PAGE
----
A survey of Scottish Federation of Housing Associations (SFHA) members said many were worried about the introduction of the “bedroom tax”.
Under the plans, social housing tenants’ benefits will reduce if their home has one or more spare bedrooms.
Last year, 36 of 120 associations reported increased rent arrears.
Under proposals from the UK government, if social housing tenants are said to have one spare room, their housing benefit could be cut by 14%.
If they have two extra rooms or more, the cut would be 25%.
These changes are estimated to impact upon about 100,000 Scottish households.
The survey of SFHA members found 112 out of 120 believed changes like the introduction of the “bedroom tax” and the Universal Credit would increase arrears.
The SFHA said they were concerned at the impact the changes would have on low income families – and the impact any increase in arrears would have on investment in social housing.
Dr Mary Taylor, chief executive of the Scottish Federation of Housing Associations, said: “The SFHA is concerned that most housing associations are predicting increased rent arrears. Housing policy has up until now provided long-term homes for people taking into account their future needs as well.
“If tenants cannot pay for the bedrooms that they were allocated and no longer need, that presents a risk to rental income.
“The under-occupancy penalty is unfair on tenants. Any increase in rent arrears could put funding for housing associations at risk, with a knock-on effect on their ability to build the homes that are urgently needed today.”
Responding to the SFHA survey, a spokesperson for the Department for Work and Pensions said: “Our reforms are about restoring fairness to the benefits system.
“We are carefully working with councils and housing associations in Scotland as our welfare reforms are being introduced to ensure vulnerable people are protected.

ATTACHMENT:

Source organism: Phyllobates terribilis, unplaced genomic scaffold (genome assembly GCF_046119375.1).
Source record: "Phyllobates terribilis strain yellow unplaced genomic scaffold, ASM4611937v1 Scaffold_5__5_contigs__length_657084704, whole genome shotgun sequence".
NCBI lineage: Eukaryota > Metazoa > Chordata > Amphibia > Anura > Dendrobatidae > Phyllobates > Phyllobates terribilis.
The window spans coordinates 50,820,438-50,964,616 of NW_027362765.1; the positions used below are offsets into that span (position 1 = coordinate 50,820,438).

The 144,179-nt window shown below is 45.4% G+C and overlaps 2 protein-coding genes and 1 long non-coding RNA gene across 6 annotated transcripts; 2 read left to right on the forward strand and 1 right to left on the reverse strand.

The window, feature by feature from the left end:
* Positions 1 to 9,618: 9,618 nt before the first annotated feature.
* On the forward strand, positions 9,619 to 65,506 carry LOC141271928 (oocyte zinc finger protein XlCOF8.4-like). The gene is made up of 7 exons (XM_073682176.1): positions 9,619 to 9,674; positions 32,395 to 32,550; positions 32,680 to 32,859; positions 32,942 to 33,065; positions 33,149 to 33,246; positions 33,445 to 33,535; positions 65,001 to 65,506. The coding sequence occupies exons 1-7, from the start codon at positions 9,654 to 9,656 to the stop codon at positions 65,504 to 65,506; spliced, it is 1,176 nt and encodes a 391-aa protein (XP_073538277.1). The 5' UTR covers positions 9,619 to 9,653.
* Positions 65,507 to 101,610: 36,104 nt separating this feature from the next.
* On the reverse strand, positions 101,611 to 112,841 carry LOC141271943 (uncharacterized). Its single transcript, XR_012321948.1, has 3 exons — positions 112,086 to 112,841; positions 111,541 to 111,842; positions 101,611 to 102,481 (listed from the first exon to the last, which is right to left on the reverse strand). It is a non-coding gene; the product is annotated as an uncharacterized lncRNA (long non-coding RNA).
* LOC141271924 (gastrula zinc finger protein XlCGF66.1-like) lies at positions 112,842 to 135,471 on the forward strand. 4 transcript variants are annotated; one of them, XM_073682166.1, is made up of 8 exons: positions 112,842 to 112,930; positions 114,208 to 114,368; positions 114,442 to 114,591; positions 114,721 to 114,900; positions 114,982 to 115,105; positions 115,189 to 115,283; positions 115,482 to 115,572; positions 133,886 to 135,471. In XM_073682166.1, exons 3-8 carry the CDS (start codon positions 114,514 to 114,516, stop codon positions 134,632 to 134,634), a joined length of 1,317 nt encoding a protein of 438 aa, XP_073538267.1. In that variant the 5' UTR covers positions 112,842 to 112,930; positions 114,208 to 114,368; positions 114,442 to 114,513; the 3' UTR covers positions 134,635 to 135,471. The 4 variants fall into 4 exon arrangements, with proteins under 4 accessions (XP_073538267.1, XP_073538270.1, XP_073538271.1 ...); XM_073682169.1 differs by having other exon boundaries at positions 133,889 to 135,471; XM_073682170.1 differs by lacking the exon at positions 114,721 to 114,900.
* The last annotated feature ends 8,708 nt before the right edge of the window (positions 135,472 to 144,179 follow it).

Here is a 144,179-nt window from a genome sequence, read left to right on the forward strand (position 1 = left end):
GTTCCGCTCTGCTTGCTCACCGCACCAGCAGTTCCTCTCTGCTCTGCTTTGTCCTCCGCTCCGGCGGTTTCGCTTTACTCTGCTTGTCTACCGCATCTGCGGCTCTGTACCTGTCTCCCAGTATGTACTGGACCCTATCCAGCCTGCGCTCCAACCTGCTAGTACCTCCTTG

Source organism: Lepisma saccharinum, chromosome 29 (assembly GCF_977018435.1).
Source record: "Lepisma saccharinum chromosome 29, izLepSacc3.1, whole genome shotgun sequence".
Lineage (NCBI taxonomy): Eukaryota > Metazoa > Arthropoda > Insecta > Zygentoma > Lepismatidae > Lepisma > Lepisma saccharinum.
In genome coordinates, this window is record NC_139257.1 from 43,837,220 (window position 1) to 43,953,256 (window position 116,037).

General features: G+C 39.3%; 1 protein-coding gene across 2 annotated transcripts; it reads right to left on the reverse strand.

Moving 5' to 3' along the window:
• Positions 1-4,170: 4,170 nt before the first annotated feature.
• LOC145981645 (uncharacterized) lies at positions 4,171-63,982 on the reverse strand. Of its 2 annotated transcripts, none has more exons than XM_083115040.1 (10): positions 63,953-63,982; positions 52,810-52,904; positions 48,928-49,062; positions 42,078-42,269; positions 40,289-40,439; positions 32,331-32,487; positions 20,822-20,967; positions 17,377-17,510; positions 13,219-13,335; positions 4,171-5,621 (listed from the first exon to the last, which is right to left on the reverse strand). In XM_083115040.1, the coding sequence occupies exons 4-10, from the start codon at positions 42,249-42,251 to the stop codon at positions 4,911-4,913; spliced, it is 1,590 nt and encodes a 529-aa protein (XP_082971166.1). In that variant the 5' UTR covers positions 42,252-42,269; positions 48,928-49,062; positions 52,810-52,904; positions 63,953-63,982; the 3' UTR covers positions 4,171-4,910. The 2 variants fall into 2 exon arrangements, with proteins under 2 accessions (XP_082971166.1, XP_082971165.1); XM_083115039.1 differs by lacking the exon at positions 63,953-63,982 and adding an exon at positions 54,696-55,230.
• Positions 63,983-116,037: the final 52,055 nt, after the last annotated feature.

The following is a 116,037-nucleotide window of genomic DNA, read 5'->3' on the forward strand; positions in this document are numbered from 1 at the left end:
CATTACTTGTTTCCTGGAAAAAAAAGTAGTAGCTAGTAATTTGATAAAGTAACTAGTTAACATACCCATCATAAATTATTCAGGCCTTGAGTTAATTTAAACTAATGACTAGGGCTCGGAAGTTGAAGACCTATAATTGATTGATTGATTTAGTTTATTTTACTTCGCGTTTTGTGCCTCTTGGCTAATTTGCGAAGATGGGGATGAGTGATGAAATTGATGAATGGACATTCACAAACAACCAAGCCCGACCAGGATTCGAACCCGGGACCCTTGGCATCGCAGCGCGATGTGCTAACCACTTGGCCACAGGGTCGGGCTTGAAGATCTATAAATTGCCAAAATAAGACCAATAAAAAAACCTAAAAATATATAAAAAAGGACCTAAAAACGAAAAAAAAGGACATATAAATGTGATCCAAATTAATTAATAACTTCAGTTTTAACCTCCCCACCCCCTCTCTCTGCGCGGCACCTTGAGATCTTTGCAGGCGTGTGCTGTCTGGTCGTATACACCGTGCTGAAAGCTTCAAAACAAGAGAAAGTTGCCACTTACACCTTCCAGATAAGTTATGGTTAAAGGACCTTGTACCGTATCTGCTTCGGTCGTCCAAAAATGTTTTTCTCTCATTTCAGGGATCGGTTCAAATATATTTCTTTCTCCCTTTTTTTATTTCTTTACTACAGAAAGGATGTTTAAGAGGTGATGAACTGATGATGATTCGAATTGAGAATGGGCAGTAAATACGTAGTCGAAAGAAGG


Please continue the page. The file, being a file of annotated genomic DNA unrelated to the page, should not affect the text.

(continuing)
“We are providing councils with £155m this year to support people and vulnerable groups who might be affected by these changes.
“We need to ensure a better use of social housing when over a quarter of a million tenants are living in overcrowded homes and two million are on housing waiting lists across the country.”
The benefits system is reserved to the control of the UK government.
Publication of the SFHA’s survey comes the day after the Scottish government said it wanted the “bedroom tax” scrapped as it would impact disproportionately on people with a disability.
Scotland’s Housing and Welfare Minister, Margaret Burgess MSP, said: “It is completely unacceptable that vulnerable people in Scotland should bear the brunt of this ill-considered and damaging tax.
“Our clear position is that this punitive and unfair policy should be scrapped. However, the UK government seems determined to press ahead and the current constitutional arrangements mean there is nothing we can do to stop them.”
Shadow Secretary of State for Scotland Margaret Curran MP said: “The bedroom tax is a cruel and unfair attack on people across the country.
“The UK government just don’t get it. They’re giving millionaires a tax cut at the same time as penalising some of the poorest people in our country.”
UK Welfare Secretary Iain Duncan Smith has instructed officials to “look again” at how the changes would impact on those with a disability.
By BBC News